There are four main heroes for a player to choose from: the warrior, the commander, the rogue, and the wizard. The warrior is essentially a melee unit who does a lot of damage and can take a lot of punishment, commanders sacrifices the defense and damage of warriors in order to passively buff the troops under his command, rogues specialize in ranged combat, and wizards are…well, wizards. Heroes gain experience from combat to level up, which will improve their stats and allow you to allocate skill points to buff their class skills. Leveling up will also allow you to attach more troops to your hero, so you can fight with larger armies over time. Items such as armor, weaponry, and magic can be purchased from stores or found as loot. You can then equip those items onto the hero unit to make him even stronger. Heroes can eventually specialize in their classes. For example, the wizard can eventually become a necromancer, which is incredibly awesome because necromancers are underrepresented in video games.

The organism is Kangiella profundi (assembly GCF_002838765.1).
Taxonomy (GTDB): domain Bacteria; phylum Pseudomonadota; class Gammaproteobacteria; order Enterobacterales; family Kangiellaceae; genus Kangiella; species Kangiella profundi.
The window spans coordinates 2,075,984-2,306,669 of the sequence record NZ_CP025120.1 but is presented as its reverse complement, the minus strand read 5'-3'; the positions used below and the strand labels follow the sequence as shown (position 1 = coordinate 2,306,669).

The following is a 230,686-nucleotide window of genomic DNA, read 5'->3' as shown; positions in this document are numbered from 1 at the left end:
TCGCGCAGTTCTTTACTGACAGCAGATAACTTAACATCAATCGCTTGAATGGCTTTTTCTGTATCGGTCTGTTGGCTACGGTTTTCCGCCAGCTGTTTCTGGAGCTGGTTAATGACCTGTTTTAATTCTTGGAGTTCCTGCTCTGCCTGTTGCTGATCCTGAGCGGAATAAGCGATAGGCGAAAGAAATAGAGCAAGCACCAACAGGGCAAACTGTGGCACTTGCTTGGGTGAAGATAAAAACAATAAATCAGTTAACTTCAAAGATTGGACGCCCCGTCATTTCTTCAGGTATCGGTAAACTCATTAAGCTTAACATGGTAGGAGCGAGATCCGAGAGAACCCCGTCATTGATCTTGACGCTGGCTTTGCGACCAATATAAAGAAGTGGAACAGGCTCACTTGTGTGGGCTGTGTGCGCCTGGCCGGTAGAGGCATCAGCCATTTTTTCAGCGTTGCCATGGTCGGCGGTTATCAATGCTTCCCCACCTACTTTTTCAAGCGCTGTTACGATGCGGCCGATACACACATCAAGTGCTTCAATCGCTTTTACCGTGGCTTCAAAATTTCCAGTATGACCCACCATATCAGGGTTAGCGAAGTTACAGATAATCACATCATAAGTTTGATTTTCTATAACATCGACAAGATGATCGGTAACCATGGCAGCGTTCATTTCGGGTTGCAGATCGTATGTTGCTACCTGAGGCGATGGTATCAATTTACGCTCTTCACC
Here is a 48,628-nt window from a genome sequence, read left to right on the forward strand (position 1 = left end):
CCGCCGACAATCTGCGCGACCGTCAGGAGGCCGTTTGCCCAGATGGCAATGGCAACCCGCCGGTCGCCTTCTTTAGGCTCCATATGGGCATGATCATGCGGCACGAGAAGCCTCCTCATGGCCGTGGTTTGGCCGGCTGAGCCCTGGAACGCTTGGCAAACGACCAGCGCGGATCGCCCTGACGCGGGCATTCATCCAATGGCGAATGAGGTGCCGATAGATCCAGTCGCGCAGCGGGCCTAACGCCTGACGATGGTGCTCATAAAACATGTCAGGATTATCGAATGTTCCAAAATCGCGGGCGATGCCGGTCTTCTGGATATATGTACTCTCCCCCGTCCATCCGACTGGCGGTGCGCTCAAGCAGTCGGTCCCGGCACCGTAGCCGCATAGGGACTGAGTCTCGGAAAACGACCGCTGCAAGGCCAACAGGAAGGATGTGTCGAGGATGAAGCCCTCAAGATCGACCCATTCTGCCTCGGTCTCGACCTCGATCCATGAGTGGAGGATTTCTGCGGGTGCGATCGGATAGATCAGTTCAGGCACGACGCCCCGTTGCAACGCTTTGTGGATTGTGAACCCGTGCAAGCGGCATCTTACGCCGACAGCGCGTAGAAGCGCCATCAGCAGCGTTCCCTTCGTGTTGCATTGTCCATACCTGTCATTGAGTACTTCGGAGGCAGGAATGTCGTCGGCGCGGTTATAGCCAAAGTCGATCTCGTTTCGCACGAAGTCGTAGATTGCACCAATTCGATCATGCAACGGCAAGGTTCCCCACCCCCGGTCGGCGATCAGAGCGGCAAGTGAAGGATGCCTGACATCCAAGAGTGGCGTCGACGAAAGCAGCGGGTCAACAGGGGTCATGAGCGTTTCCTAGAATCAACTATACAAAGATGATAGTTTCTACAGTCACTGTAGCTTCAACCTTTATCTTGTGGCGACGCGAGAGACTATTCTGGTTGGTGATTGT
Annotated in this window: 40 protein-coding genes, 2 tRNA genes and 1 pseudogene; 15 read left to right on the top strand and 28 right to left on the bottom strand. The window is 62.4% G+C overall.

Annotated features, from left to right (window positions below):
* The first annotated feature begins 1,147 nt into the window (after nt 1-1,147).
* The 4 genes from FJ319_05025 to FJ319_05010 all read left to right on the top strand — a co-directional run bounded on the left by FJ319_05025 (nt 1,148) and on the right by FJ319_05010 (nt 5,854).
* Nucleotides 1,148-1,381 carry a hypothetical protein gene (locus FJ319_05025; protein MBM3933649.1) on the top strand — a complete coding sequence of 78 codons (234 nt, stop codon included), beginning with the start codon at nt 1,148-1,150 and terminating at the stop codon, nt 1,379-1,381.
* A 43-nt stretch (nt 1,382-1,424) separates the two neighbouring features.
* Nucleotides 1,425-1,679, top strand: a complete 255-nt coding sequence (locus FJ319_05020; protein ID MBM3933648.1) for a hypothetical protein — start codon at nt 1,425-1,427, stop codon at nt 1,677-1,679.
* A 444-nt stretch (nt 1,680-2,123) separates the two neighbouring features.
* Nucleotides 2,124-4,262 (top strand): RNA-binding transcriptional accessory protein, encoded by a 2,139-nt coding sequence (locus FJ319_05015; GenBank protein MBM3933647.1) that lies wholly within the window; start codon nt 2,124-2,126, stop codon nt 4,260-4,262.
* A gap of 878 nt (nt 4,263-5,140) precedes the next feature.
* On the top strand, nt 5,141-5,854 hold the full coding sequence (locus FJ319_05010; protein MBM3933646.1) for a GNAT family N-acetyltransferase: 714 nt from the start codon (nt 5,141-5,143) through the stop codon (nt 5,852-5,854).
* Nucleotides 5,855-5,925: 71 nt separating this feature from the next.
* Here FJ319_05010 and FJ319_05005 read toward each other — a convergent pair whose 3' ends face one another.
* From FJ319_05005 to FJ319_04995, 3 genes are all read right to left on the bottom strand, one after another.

The combat system is very similar to that of Civilization V’s where combat is turned based and units move over hexagonal tiles. Units are allotted a certain number of movement points per turn and can only attack once unless they activate an ability that allows them to attack twice in one turn. Unit movement and the ability to fight is governed by their stamina bar. Expend too much and you’ll be forced to stand still for a few turns, leaving you vulnerable to attacks. Units can range from peasant militiamen armed with spears to crossbowmen. Your army doesn’t necessarily have to be composed of humans either; units such as orcs and goblins can be hired to fight for your army as well. Units have Dungeons and Dragons style alignments such as lawful, evil, or neutral, so the game emphasizes placing units with a similar alignment in the same battalion to fight more efficiently. Inversely, if you place an evil goblin in the same platoon as a good priest, they suffer combat penalties due to conflicting alignments. Units, similar to those in Civilization V, can level up individually after gaining experience in combat. Leveling up units leads to improvements such as new abilities like being able to move one more tile or simply gaining more stats.